Medical Malpractice FAQ

A look at what you must prove to win a medical malpractice case, common treatment errors, when you can sue a hospital for malpractice, and more.

Updated by , Attorney University of Missouri–Kansas City School of Law
Updated 10/02/2023

What are the most common kinds of medical errors in medical malpractice cases?

Medical errors that lead to medical malpractice claims typically fall into one of these categories:

  • failure to diagnose, delayed diagnosis, or misdiagnosis of an illness, injury, or condition
  • failure to obtain a complete medical history
  • failure to order appropriate and necessary diagnostic tests, studies, or procedures
  • prescribing or giving the wrong drug, or the wrong dosage of the correct drug
  • careless performance of a surgical or medical procedure
  • failure to treat or improper treatment of an illness, injury, or condition
  • improperly delegating authority or responsibility for a procedure to a person who lacks the necessary education, training, or experience
  • failure to warn the patient of the known and serious risks of a medication, test, study, or procedure
  • failure to ensure proper supervision of an impaired patient, or a patient with known or suspected severe cognitive or emotional deficits, and
  • prematurely discharging a patient from care.

Truth be told, there's no limit to the kinds of medical mistakes that can end up in a malpractice case. A medical malpractice lawyer in your state can tell you more.

Learn more about common medical mistakes.

I keep hearing about the "standard of care" or the "duty of care." Are they the same? What do they mean?

The terms "standard of care" and "duty of care" refer to the same thing—the level of care a provider must use when treating or caring for a patient. While there are different ways to describe the standard or duty of care, they all come down to this basic definition: Your provider must use that degree of care and skill that an ordinarily careful provider with similar education and training would use under similar circumstances.

Typically, it's not hard to plug the relevant facts of a case into this definition to state the applicable standard of duty or care. For example, suppose that your provider is a medical doctor who's board certified in neurology, with advanced fellowship training and experience in treating diseases and conditions of the spine, and who practices at a major metropolitan teaching hospital.

The standard of care would require your provider to use that degree of care and skill that an ordinarily careful medical doctor who's board certified in neurology, with advanced fellowship training and experience in treating diseases and conditions of the spine, and who practices at a major metropolitan teaching hospital would use under circumstances similar to those of your care.

In almost every medical malpractice case, you'll need an expert witness—a provider with the same or very similar credentials as those of your provider—to prove the applicable standard of care.

Learn more about the standard of care in a malpractice case.

What do I have to prove to win a medical malpractice case?

To win your medical malpractice case, you'll have to prove that:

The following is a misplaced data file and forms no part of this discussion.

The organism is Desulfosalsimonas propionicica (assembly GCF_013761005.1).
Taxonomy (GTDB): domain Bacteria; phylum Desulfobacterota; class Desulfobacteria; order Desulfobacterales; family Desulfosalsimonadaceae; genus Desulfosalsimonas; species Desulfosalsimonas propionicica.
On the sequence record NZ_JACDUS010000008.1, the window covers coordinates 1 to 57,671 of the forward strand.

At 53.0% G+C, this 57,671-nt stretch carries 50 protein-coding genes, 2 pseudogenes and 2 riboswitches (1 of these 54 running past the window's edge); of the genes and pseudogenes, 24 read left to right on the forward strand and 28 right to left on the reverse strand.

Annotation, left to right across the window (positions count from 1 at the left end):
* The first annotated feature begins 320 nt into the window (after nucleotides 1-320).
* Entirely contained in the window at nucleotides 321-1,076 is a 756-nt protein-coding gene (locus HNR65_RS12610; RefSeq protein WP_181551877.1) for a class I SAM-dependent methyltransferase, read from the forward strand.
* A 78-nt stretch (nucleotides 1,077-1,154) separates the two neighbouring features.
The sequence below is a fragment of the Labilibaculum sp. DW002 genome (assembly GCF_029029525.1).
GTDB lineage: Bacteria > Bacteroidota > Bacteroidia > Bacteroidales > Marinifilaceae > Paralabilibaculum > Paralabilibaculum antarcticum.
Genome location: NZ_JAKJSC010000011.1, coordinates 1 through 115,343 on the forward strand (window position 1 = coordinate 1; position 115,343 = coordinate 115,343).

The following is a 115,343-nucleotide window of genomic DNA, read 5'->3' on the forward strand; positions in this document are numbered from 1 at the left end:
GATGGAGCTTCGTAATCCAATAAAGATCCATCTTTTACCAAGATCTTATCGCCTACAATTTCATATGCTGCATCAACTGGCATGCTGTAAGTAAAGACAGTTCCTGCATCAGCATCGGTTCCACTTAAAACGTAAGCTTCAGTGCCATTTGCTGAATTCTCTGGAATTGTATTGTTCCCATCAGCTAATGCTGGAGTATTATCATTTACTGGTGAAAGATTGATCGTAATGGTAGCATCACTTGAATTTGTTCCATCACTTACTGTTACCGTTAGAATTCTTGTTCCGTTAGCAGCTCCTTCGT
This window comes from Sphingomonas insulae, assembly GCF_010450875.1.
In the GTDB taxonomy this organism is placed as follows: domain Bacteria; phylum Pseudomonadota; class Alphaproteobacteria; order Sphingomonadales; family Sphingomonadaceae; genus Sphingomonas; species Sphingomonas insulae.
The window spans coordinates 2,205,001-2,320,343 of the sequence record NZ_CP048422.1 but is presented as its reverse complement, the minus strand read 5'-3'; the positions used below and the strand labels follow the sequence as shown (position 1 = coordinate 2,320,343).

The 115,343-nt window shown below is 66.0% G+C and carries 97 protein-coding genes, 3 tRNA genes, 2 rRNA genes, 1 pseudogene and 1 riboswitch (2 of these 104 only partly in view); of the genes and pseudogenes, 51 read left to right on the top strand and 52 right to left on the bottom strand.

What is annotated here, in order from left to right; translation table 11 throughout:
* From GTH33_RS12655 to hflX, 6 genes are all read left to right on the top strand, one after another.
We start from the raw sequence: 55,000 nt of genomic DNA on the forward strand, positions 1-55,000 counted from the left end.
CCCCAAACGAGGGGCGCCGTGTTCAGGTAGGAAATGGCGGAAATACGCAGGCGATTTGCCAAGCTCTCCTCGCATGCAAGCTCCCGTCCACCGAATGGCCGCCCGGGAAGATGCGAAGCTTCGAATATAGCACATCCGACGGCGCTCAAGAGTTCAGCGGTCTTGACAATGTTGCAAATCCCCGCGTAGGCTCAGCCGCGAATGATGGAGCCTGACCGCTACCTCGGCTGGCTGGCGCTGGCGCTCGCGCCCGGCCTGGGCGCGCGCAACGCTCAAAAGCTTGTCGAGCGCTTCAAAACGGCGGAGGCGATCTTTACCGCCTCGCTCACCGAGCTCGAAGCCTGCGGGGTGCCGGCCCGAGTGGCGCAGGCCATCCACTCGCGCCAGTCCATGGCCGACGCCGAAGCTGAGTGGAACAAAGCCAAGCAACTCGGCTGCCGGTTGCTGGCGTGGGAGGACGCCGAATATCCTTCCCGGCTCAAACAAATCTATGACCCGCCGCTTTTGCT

Negligence. To prove that your provider was negligent, your expert witness (see above) must establish two things:

  • the standard of care that your provider should have met, and
  • how your provider "breached," or failed to meet, that standard of care.

Proving that your provider was negligent is necessary to win your case, but you've still got more work to do.

Injury. You must prove that you were harmed in some way. Perhaps the condition for which you were being treated actually got worse. Maybe you suffered new injuries, or developed a new illness or condition you didn't have before. The bottom line is you must prove that you're worse off now than before you were treated.

Causation. Finally, your expert witness must prove that your injuries were caused by your provider's negligent care. This means showing that your injuries would not have happened but for the negligence. In many cases, proving causation isn't a problem. But in some instances, causation is exceptionally hard to prove.

What kinds of compensation (money damages) can I collect in a medical malpractice lawsuit?

In most medical malpractice cases, a winning plaintiff (the party who files a lawsuit) can collect what the law calls "compensatory damages." As the name suggests, these damages are meant to compensate you for actual injuries you suffer because of the malpractice. Compensatory damages fall into two categories.

  • Special damages. Special damages, sometimes called "economic" damages, generally include losses for which you're out-of-pocket (even if you're reimbursed by insurance). Things like your medical bills, lost income due to time missed at work, and amounts you have to pay others for housework or yard maintenance qualify as special damages.
  • General damages. Also known as "noneconomic" damages, general damages are meant to compensate you for injuries like pain and suffering, disfigurement, loss of enjoyment of life, and more. Many states have passed laws limiting the general damages you can collect in a medical malpractice case (see below).

In rare cases, you might be able to collect punitive damages. These damages aren't intended to compensate you for your losses. Instead, they're awarded to punish a wrongdoer for extreme or willful misconduct. A number of states also limit (or prohibit) punitive damages, too.

If a patient dies because of medical malpractice, the patient's survivors can file a wrongful death lawsuit to recover:

  • damages that occurred from the time of the malpractice up until the patient's death, and
  • the family's future economic loss due to the patient's death.

Learn more about damages in medical malpractice lawsuits.

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